A security hole in the Netscape Navigator and Mozilla Web browsers could allow an attacker to view documents on a user's PC, according to a security advisory released Tuesday by Israeli security group GreyMagic Software.
Netscape acknowledged the vulnerability Wednesday and said its engineers are working to fix the problem, according to Andrew Weinstein, spokesperson for AOL Time Warner Inc. (AOLTW), the parent company of Netscape.
"We expect to have a resolution in the near future," he said.
The vulnerability affects the XMLHttpRequest component of both Navigator and Mozilla, which is used primarily to retrieve XML (Extensible Markup Language) documents from Web servers, GreyMagic said. An attacker could exploit the vulnerability by sending the Web browsers to a Web site that included hostile code, which would then allow the attacker to view documents on a user's hard drive, the group said.
Microsoft Corp.'s Internet Explorer browser was also vulnerable to a less serious version of the same attack, which Microsoft patched in February.
The Navigator and Mozilla vulnerability affects versions 6.1 and higher of Navigator and version 0.9.7 to 0.9.9 of Mozilla.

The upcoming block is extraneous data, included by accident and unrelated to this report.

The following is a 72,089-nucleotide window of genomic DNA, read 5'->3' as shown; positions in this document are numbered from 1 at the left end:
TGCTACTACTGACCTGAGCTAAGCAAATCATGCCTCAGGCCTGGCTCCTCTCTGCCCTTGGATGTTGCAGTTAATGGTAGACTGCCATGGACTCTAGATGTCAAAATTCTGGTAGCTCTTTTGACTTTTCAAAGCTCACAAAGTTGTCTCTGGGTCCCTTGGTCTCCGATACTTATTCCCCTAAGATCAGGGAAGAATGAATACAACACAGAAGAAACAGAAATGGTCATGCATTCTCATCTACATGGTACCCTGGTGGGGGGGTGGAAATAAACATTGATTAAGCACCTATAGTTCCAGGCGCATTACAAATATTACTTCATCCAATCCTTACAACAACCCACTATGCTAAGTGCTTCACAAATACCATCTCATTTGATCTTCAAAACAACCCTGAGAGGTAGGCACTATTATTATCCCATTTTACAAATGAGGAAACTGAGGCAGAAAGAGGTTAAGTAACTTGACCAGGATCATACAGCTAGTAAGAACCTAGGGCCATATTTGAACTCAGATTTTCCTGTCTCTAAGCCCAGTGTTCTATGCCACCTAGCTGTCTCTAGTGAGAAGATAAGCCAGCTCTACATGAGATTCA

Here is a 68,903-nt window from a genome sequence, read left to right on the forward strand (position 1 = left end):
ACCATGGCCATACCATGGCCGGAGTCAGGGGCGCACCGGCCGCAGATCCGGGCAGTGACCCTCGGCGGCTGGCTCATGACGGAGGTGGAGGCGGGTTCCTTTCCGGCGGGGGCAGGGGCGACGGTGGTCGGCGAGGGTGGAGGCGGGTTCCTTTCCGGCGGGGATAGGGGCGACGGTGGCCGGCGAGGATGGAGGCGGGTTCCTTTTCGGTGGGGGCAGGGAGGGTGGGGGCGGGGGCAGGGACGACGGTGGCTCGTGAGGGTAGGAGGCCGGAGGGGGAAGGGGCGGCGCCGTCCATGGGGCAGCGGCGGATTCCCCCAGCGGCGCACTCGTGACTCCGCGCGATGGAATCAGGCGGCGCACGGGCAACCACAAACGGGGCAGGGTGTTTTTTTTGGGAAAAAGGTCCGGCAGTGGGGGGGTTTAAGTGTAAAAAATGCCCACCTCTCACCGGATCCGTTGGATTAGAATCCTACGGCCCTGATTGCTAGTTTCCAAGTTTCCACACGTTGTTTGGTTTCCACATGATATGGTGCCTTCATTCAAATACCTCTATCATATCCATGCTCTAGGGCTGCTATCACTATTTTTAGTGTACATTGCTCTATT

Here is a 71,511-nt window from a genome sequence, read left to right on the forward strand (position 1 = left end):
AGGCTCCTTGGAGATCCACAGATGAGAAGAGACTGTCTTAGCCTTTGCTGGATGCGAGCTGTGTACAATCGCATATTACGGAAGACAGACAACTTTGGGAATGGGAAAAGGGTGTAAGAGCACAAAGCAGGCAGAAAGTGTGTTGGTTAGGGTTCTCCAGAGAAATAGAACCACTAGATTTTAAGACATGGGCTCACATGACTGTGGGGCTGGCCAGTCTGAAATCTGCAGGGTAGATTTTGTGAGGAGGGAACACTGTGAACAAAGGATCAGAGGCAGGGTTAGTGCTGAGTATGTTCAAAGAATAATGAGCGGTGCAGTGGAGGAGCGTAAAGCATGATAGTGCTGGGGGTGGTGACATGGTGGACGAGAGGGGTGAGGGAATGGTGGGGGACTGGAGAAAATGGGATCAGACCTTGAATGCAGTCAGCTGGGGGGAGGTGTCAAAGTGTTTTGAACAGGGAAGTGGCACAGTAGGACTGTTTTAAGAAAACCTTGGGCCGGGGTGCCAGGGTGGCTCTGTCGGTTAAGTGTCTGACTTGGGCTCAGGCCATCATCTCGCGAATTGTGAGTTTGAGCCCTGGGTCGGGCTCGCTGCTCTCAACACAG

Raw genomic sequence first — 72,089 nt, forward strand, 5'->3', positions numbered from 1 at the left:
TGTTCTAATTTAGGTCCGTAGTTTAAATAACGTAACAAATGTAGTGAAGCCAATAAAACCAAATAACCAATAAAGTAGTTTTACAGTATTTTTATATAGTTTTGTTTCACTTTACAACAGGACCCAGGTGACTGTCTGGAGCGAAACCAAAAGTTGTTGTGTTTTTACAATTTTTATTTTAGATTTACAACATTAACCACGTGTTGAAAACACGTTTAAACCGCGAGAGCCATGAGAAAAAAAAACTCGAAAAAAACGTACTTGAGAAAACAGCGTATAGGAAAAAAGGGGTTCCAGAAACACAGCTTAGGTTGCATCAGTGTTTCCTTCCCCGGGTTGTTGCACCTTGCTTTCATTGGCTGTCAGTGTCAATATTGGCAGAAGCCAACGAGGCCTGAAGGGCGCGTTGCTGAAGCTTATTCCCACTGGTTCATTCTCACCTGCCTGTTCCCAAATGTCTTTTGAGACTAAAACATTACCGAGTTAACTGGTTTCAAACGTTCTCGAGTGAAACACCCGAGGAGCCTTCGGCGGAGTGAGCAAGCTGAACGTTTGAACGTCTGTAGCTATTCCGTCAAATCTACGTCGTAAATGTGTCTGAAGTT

The scope of the vulnerability will likely be limited by the number of users who run either Netscape or Mozilla. Netscape holds about 7 percent of the worldwide market for Web browsers, according to research firm WebSideStory Inc. Mozilla, an open-source Web browser whose first final version has yet to be released, commands a smaller market share.
Mozilla was created after Netscape made its source code available to developers in 1998. AOLTW uses much of the same code that powers Mozilla in Navigator.
GreyMagic's advisory also came peppered with harsh words for Netscape, which GreyMagic says reneged on a pledge to give US$1,000 per serious bug discovered by researchers. GreyMagic said that Netscape had ignored e-mail sent by the group detailing this vulnerability and that in the future, GreyMagic would release any bugs it finds in Netscape without contacting the company and would recommend against the use of its browser.
For its part, Weinstein said that Netscape did acknowledge GreyMagic's e-mail, but that the group submitted its report on last Wednesday and only waited until Monday to release the report publically.
"Our bug bounty program remains robust and we encourage anyone who discovers (a bug) to bring it to our attention," he said.